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This article is the authors’ final published version in Frontiers in Public Health, Volume 9, November 2021, Article number 707907.

The published version is available at Copyright © Ayubcha et al.


Objectives: To investigate the association of state-level Medicaid expansion and non-elderly mortality rates from 1999 to 2018 in Northeastern urban settings.

Methods: This quasi-experimental study utilized a synthetic control method to assess the association of Medicaid expansion on non-elderly urban mortality rates [1999-2018]. Counties encompassing the largest cities in the Northeastern Megalopolis (Washington D.C., Baltimore, Philadelphia, New York City, and Boston) were selected as treatment units (n = 5 cities, 3,543,302 individuals in 2018). Cities in states without Medicaid expansion were utilized as control units (n = 17 cities, 12,713,768 individuals in 2018).

Results: Across all cities, there was a significant reduction in the neoplasm (Population-Adjusted Average Treatment Effect = -1.37 [95% CI -2.73, -0.42]) and all-cause (Population-Adjusted Average Treatment Effect = -2.57 [95%CI -8.46, -0.58]) mortality rate. Washington D.C. encountered the largest reductions in mortality (Average Treatment Effect on All-Cause Medical Mortality = -5.40 monthly deaths per 100,000 individuals [95% CI -12.50, -3.34], -18.84% [95% CI -43.64%, -11.67%] reduction, p = < 0.001; Average Treatment Effect on Neoplasm Mortality = -1.95 monthly deaths per 100,000 individuals [95% CI -3.04, -0.98], -21.88% [95% CI -34.10%, -10.99%] reduction, p = 0.002). Reductions in all-cause medical mortality and neoplasm mortality rates were similarly observed in other cities.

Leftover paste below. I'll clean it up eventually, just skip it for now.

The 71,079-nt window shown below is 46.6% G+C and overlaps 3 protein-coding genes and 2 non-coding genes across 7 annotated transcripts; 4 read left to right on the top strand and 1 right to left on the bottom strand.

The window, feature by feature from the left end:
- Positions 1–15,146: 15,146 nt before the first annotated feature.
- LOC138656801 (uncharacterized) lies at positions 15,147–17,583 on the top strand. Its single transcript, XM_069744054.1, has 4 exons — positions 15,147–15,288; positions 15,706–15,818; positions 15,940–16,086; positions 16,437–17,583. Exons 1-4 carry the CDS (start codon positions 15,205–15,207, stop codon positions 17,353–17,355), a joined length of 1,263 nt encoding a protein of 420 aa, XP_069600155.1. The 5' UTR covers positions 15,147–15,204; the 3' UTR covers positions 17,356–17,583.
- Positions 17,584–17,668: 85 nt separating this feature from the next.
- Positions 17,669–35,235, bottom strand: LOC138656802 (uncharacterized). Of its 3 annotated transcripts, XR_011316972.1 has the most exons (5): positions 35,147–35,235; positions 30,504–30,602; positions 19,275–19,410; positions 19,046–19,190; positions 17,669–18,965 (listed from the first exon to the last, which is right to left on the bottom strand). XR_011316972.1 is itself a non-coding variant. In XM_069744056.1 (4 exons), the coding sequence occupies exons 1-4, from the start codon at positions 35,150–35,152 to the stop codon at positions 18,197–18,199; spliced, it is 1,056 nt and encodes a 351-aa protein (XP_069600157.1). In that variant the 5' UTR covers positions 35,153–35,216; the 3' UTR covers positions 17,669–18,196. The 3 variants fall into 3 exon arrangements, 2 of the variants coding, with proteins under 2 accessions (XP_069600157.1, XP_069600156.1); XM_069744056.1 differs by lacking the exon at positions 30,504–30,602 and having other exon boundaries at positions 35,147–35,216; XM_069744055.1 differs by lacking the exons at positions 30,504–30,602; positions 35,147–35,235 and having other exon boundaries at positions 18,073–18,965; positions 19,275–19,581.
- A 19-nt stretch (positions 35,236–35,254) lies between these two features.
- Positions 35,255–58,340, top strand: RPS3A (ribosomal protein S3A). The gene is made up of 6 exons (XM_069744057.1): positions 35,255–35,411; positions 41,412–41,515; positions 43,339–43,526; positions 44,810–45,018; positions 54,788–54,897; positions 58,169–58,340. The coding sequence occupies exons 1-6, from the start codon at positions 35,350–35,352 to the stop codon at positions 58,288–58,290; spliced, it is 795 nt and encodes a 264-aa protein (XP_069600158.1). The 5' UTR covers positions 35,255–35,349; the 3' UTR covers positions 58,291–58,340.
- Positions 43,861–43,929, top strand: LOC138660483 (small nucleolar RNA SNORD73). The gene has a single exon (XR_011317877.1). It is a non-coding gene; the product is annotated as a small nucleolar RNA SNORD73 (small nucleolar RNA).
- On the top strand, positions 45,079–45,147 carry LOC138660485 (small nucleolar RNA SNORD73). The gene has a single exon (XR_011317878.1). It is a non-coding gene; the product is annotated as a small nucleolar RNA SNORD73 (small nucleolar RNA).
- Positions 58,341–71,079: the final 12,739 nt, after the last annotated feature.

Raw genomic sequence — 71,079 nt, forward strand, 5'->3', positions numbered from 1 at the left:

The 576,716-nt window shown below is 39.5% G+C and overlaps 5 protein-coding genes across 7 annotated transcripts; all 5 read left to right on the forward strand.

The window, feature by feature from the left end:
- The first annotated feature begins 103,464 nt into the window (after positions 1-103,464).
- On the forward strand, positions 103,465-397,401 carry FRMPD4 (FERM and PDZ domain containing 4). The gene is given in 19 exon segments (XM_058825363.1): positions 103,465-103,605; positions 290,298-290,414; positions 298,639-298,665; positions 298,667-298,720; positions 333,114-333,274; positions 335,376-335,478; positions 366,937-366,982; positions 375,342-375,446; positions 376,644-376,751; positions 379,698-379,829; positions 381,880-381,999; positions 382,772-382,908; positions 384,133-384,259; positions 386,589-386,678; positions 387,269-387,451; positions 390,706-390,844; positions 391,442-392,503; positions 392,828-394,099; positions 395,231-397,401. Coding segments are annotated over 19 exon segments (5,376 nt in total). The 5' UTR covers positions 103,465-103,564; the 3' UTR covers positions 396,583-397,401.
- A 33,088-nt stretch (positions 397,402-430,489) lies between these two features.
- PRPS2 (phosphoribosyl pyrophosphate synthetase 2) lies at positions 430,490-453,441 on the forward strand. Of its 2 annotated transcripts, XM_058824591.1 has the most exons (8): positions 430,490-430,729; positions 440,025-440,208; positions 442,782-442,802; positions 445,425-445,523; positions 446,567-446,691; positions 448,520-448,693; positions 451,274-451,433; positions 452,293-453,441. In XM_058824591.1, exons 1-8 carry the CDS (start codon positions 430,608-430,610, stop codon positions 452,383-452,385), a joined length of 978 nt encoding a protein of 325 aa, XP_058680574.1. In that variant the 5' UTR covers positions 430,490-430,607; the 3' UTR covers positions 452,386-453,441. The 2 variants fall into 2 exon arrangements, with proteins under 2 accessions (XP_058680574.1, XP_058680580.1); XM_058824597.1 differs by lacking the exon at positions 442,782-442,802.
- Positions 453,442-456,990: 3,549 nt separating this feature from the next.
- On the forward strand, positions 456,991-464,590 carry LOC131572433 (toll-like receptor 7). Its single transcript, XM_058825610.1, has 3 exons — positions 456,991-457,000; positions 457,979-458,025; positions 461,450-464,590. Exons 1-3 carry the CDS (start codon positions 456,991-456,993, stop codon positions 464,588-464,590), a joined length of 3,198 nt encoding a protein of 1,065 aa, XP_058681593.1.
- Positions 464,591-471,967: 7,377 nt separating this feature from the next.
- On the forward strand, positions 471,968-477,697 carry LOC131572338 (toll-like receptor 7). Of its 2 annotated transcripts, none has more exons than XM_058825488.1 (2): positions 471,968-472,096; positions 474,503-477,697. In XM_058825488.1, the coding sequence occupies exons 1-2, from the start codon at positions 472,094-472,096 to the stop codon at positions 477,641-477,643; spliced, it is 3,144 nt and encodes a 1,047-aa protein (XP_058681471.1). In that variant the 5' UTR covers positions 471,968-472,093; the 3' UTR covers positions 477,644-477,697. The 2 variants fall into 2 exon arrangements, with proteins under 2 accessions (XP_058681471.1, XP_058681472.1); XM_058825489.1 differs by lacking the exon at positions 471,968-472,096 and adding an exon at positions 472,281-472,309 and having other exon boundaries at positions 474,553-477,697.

Conclusion: Significant reductions in urban mortality rates were associated with Medicaid expansion. Our study suggests that Medicaid expansion saved lives in the observed urban settings.

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Creative Commons License
This work is licensed under a Creative Commons Attribution 4.0 License.

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